West Africa: The potential of fortified dairy
Even a cursory review of the economic, social and political indicators for these countries reveals an abundance of contradictions related to economic development, urbanisation, consumer behaviour and community living conditions.
However, regardless of locale, two key facets underpin these diverse populations, the ubiquity of milk products in the home as a source of nourishment and the prevalence of micro nutrient deficiencies, which adversely impact neo-natal and early childhood development for significant portions of the population.
While most of us in the more economically developed world will never come face to face with conditions such as cretinism, stunting, goitre or exophthalmia (low light blindness), these are an everyday feature for communities in the developing world. However, something as simple as targeted product fortification, designed to take account of these un-met needs can have a real and considered positive impact on the health of a developing nation.
If for example we consider something as simple as iodine deficiency disorders - conditions which have almost been eradicated in the developed world - can start before birth, jeopardize children’s mental health and often their very survival. Serious iodine deficiency during pregnancy can result in stillbirth, spontaneous abortion, and congenital abnormalities such as cretinism, a grave, irreversible form of mental retardation that affects people living in iodine-deficient areas. During our initial review it has been noted that in six West African countries the prevalence rate from iodine deficiency is above 50%, meaning more than half of the population is potentially exposed to these conditions, creating generational developmental issues on a broad scale.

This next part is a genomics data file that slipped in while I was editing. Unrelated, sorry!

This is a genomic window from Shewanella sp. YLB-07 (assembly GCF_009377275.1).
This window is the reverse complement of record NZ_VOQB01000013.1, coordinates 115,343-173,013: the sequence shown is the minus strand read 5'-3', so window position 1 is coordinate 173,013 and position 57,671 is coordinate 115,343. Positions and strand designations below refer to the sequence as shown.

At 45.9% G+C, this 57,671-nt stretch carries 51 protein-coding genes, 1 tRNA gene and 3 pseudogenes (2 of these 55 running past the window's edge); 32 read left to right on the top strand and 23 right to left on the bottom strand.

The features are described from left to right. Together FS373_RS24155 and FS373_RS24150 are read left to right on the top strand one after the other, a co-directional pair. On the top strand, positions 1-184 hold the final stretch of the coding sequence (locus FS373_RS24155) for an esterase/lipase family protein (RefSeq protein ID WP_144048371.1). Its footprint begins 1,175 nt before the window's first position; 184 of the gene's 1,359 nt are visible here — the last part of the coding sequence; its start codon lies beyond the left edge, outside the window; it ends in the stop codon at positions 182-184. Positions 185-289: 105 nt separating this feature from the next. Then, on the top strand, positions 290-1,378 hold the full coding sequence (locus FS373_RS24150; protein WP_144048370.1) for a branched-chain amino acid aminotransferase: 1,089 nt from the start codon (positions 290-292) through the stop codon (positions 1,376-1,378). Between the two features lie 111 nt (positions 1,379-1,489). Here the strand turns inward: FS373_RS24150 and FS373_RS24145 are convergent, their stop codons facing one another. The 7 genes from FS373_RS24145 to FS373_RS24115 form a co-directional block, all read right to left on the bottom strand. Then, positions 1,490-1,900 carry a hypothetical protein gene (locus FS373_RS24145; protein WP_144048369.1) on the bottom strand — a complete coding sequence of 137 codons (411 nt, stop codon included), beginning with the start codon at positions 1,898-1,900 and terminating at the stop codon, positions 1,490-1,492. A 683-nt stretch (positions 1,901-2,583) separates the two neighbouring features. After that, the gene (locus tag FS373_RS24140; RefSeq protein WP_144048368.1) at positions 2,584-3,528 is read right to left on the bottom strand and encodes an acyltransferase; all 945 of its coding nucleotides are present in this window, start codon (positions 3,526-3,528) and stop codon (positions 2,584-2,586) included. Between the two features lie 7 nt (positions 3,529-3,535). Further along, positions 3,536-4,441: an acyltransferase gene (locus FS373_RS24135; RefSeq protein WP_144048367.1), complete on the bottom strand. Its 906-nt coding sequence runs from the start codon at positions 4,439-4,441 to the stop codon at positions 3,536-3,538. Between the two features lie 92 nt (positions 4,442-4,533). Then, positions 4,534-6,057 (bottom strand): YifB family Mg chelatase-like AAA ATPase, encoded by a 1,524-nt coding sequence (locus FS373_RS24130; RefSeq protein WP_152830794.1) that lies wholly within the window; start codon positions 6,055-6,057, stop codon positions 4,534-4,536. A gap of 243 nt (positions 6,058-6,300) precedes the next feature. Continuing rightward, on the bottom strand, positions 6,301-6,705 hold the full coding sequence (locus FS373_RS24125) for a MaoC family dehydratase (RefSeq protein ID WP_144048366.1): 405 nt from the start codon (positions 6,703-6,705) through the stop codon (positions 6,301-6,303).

With a judicious use of insight, our vast experience developing and delivering powdered milk products into Western Africa, and our experienced and highly skilled R&D team we at Glanbia Ireland believe that there is the potential for milk products to provide more than satiation and taste.
We see an opportunity for milk, the ubiquitous product in households across all nineteen countries, to move beyond refreshment and nourishment and become a vector through which our high quality grass fed Irish dairy, combined with population-driven fortification requirements, has a real and lasting effect that will impact generations.
That’s why we at Glanbia Ireland are focused on developing a greater understanding of the underlying needs of diverse communities to provide not just a high quality product with a rich creamy taste but a product which may actually pay a premium to consumers that is beyond price.
[Ref.: “Glanbia Ireland West Africa Nutrition Study, 2018….”]